- The adult should never offer help unless asked.
- Bring the kids into the obstacle course one at a time; you do not want them to observe the others going through the obstacle course.
- Explain to the kids what they are to do to get through the obstacle course.
- Give them the sense there will be winners and losers and that time is important.
- However, at no time indicate that you won’t help them over the impossible obstacles; while at the same time, never tell them that you will help them.
- When they come to the impossible obstacles, there are several choices they can make; they can try to do it on their own and fail, they can give up and not go on, or they can ask you what to do.
- If they ask for help, or ask you what to do, give them the ability to get around, over or under the obstacle. Do not do the activity for the kids; just make it possible to be accomplished.
- When a kid leaves to return to where the other kids are, tell him/her s/he will lose KidTrek Bucks if s/he shares with the other kids what s/he has been through.
- The winners are those who ask for help.
A volunteer could play the “devil” and encourage the kids to try and do it on their own.
You encourage them to choose wisely.
- What did you first think of when you came to the impossible obstacle?
- What did you do when you came to the impossible obstacle?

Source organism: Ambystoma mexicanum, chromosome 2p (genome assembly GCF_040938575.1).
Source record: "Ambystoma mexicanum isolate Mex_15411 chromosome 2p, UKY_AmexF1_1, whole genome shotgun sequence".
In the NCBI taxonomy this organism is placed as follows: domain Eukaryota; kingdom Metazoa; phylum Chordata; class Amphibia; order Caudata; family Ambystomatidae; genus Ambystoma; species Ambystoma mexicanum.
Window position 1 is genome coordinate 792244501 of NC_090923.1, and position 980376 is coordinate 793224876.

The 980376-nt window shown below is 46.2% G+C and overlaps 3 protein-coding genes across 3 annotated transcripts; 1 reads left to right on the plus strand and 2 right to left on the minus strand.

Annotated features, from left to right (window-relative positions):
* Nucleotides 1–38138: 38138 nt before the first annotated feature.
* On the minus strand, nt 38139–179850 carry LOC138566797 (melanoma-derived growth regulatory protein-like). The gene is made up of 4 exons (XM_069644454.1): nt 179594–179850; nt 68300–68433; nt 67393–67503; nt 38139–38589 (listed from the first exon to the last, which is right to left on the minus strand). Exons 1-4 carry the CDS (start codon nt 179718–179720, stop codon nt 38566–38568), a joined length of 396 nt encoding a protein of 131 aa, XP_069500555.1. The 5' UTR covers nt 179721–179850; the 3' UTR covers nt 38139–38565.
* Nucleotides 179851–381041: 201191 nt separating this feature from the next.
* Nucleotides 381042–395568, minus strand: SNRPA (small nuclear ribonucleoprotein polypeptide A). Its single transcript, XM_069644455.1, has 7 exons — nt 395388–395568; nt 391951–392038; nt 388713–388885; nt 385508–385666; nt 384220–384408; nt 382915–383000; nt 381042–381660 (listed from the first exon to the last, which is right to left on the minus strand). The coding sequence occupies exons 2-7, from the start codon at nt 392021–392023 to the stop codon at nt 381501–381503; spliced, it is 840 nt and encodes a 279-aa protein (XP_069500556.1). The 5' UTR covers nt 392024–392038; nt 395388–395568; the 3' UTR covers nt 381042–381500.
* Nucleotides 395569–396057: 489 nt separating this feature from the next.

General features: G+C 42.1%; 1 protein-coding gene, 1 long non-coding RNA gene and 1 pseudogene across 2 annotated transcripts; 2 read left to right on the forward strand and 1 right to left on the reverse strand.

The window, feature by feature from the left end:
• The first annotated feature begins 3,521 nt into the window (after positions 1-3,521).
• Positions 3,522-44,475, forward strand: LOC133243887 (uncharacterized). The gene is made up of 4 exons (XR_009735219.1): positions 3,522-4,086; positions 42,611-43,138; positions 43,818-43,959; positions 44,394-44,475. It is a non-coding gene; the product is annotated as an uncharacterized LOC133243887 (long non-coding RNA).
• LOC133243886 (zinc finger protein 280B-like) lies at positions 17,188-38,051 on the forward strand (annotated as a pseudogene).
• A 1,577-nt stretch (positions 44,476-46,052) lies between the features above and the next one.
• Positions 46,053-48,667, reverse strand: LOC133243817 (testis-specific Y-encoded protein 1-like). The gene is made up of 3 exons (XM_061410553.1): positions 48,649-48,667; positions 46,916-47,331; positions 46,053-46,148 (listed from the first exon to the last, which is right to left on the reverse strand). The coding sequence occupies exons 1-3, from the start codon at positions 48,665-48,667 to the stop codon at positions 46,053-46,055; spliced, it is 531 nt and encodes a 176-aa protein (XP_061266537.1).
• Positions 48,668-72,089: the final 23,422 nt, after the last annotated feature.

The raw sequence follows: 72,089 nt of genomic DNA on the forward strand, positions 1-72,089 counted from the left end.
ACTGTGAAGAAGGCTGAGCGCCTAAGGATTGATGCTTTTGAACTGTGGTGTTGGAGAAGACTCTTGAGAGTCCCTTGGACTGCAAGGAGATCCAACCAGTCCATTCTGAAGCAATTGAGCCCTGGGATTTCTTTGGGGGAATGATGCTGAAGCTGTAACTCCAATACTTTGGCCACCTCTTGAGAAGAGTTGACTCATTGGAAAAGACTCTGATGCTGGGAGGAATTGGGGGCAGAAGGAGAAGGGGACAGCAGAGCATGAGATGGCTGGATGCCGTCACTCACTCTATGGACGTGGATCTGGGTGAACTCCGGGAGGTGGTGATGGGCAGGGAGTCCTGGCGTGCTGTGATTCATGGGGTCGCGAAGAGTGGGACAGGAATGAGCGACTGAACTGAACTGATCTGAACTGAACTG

You want to get answers from several kids who responded differently.
- Who do you think the winners are?
The winners are those who asked for help; they chose wisely.
When you make a split second choice what is it based on?
Most likely it is based on who you truly are. Not what you live on the outside but who you truly are on the inside. What is most important to you? What do you believe? WHO DO YOU BELIEVE?
WHO IS TRULY YOUR GOD?
If you want to train the kids to make wise choices you must begin
by taking a good look at yourself.
If we attempt to make choices in a vacuum without an awareness of who God is, we are going to be overwhelmed. We will cower and take the easy way out each time.
However, if we stop and acknowledge who God is, we will be empowered. We serve the God of the Universe; He can make the sun stand still; He speaks and the seas are calmed; He can bring a human back to life and He can be everywhere at the same time. Yet, He loves you so much He sent His only Son to earth to pay the price for your sins. Almighty God wants to have an intimate relationship with you.
Do you believe God can overcome any obstacle in your life? Do you believe He will do for you what you need done?
Think back over the past year; how have your beliefs affected the choices you have made? Have you walked by faith or by sight? Do your choices clearly tell the world who your God is?
This week you will guide the kids in discovering who the false gods are in their lives. But they must first know who the one true God is. Who/what are the false gods in your life? Ask the Lord to show you.